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Full right of appeal removed for UK family visit visa | Immigration Matters

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The UK Border Agency (UKBA) has announced that a clause in the Crime and Courts Bill will take away the full right of appeal for those applying to enter the UK as a family visitor.

Although subject to Parliamentary approval, the change will almost certainly to come into force by 2014.

UK family visitors who are refused a visa will only be able to appeal on limited grounds of human rights or race discrimination.

In June 2012 the UKBA will also introduce secondary legislation which will tighten the family and sponsor definitions in family visit visa appeals. 

Subject to Parliamentary approval, these changes are also expected to come into force in July 2012.

Those applying to visit a cousin, uncle, aunt, niece or nephew will no longer have access to a full right of appeal, and to use that appeal right, the family member being visited in the UK must have settled, refugee or humanitarian protection status.

These changes will only affect applicants who have been refused a tourist visa to visit family members.

No changes are being made to the rules governing who can qualify for entry to the UK as a visitor and genuine visitors and UK tourists are welcome the UKBA said.

The changes follow a Home Office consultation carried out between July and October 2011. The consultation asked whether applicants refused a family visit visa should have a full right of appeal.

Of those who responded, 39 per cent felt that a full right of appeal should not be retained for this category and 28 per cent felt that it should. 33 per cent didn’t comment.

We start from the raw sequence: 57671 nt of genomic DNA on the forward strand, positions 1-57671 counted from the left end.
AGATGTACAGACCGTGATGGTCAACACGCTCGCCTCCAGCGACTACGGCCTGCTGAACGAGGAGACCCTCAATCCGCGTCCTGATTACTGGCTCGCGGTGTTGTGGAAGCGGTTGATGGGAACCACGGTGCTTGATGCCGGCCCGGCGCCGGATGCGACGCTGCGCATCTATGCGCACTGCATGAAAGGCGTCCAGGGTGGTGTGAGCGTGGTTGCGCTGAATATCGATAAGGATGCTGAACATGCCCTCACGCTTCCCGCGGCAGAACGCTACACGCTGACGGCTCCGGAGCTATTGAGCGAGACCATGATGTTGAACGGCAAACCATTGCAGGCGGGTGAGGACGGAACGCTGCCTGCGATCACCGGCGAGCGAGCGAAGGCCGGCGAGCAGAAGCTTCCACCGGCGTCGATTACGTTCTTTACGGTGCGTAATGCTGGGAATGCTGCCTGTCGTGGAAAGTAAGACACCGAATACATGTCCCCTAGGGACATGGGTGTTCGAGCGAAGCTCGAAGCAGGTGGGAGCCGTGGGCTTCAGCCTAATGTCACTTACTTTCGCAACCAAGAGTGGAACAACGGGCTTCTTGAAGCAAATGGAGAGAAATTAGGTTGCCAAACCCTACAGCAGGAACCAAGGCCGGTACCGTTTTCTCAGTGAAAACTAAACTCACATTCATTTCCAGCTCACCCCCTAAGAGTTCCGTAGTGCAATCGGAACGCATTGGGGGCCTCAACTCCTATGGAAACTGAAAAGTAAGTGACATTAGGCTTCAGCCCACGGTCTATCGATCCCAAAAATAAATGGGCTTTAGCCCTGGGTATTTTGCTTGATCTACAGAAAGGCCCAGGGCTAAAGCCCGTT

The Independent Chief Inspector will continue to monitor visa refusals where applicants have no full right of appeal and the UK Border Agency will use this feedback to improve our application and decision making processes.

Further changes following the 2011 family migration consultation will be announced in due course.

As well as removing the full right of appeal for family visit visas, the Crime and Courts Bill also includes provisions relating to UK Border Agency investigatory and other powers.

Processing delays, as well as refusals, are increasingly being experienced by migrants applying for visa extensions, indefinite leave to remain and UK Naturalisation or British Citizenship. Immigration and visa appeals appear to be on the increase.

If your visa or other entry clearance for the United Kingdom (UK) has been refused, you may wish to make an appeal to the Immigration and Asylum  Tribunal (IAT) First Tier Tribunal. Formerly known as the Asylum and Immigration Tribunal (AIT).

At a conference in February on how immigration policies are affecting universities and will cost the UK billions in lost revenue, Professor Julia King, the vice-chancellor of Aston University, said her institution had recorded a 39% fall in the number of applications from Indian students this year compared with last.

She added that there had been a decline of 29% in applications from Nigerian students. She put both down to Britain’s immigration policies.

As a result, her institution had £3m less income, which was “quite significant for an institution with a £120m turnover”. Birmingham’s economy would suffer at least a £6m loss as a result, she told the conference.

Meanwhile students and skilled migrant workers, such as nurses, are increasingly turning to countries like Australia, NZ and Canada.

See also:

More staff for Heathrow Airport UK Border announce

Visa and Immigration Appeals on the increase

New visa rules for overseas students ‘will cost billions’ say Universities UK

UK must attract overseas students which are key to future prosperity

71% of passenger searches at Gatwick Airport ‘unjustified’ report says

If you need any immigration advice or help with Sponsorship or Work Permits, Visa, ILR, UK Naturalisation, Settlement, Citizenship, dependant visa or an appeal against a refusal please email: or visit

Overseas students and workers can qualify for a tax refund 

You could qualify for a tax refund if you are an overseas student, work permit holder, Tier 1, Yellow or Blue Card holder – in fact any visa type – even if you are no longer legal or even in the UK!


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